BELGRADE, Yugoslavia (AP) _ The European Union will provide immediate aid to Yugoslavia in the next few weeks to help the new, pro-democracy government gain its footing, a team of EU experts said Wednesday.

Hours later, the head of the Stability Pact for Southeastern Europe _ an international program that includes European nations as well as the United States and Japan _ designed to help boost democracy through market reforms in the region _ arrived in the Yugoslav capital and promised the country would be quickly integrated into the aid programs.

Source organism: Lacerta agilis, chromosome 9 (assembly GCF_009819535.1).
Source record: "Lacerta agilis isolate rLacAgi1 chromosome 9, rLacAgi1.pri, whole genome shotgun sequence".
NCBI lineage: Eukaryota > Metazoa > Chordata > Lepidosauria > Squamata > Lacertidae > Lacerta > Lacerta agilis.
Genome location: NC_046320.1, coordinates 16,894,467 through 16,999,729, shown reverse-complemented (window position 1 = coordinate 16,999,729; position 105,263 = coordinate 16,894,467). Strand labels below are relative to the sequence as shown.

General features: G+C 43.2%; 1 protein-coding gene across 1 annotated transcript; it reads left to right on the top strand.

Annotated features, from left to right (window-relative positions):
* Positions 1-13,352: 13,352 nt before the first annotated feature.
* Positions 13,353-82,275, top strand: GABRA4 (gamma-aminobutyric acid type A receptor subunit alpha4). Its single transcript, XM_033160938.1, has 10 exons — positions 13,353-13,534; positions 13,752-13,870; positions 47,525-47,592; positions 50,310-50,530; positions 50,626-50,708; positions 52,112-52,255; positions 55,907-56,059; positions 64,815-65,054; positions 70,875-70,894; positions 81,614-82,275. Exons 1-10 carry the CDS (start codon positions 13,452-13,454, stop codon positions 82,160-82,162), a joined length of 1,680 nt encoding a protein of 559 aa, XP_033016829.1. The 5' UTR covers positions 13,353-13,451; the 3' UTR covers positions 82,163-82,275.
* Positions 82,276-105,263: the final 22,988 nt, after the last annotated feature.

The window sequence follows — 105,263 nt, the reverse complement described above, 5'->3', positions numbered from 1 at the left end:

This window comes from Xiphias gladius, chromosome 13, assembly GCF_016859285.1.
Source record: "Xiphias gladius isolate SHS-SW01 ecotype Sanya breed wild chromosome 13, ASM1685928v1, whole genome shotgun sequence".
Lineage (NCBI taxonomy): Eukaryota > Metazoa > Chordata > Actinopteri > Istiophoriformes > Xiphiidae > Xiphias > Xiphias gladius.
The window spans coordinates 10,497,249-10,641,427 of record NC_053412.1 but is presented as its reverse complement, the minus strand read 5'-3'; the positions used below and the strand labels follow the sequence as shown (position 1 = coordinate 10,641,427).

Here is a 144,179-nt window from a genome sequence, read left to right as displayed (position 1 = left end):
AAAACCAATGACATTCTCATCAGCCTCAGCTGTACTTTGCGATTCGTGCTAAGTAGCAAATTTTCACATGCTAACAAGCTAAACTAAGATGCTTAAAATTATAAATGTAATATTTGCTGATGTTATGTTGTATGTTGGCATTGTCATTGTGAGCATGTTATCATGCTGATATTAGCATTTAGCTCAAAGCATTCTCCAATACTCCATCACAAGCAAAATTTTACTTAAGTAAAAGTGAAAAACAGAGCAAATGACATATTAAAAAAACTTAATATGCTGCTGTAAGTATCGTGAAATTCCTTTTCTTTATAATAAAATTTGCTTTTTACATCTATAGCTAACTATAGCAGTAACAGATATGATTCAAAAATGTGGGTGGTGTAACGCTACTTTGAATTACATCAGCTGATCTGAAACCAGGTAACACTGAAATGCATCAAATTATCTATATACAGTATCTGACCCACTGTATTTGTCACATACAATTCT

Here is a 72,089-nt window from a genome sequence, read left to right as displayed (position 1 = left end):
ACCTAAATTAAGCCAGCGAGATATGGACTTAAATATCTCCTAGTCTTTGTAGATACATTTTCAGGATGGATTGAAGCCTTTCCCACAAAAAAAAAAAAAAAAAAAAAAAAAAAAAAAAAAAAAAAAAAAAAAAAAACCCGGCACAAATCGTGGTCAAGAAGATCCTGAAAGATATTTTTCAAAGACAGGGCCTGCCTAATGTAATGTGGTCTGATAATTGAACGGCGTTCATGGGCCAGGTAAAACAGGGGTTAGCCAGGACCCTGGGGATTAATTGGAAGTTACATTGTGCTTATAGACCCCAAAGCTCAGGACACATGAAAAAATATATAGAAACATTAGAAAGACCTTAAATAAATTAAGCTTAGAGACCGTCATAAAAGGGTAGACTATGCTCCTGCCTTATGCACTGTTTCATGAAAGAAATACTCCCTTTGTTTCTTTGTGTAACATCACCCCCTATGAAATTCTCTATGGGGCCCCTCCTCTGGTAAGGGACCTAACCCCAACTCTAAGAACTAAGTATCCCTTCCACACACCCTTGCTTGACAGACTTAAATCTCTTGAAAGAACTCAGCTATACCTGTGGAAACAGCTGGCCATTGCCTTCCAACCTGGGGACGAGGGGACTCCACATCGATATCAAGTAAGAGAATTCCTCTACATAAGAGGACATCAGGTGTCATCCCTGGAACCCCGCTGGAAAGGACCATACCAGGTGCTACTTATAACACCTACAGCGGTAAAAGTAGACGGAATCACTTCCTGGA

Bodo Hombach said that in a few weeks he would return to Belgrade with representatives of 40 major investment companies to work on concrete deals. He also said the plan is to encourage cooperation among the countries in the region.

In addition, Miroljub Labus, an independent expert here with close ties to international officials, said that Yugoslavia might renew its membership in the International Monetary Fund at the organization's managing board meeting on Dec. 14.

The announcements came just days after the ouster of former Yugoslav President Slobodan Milosevic, whose hard-line policies kept the country in international isolation.

EU officials said that the most immediate task is to help get Serbia through the upcoming winter by supplying aid for energy, health care and transportation.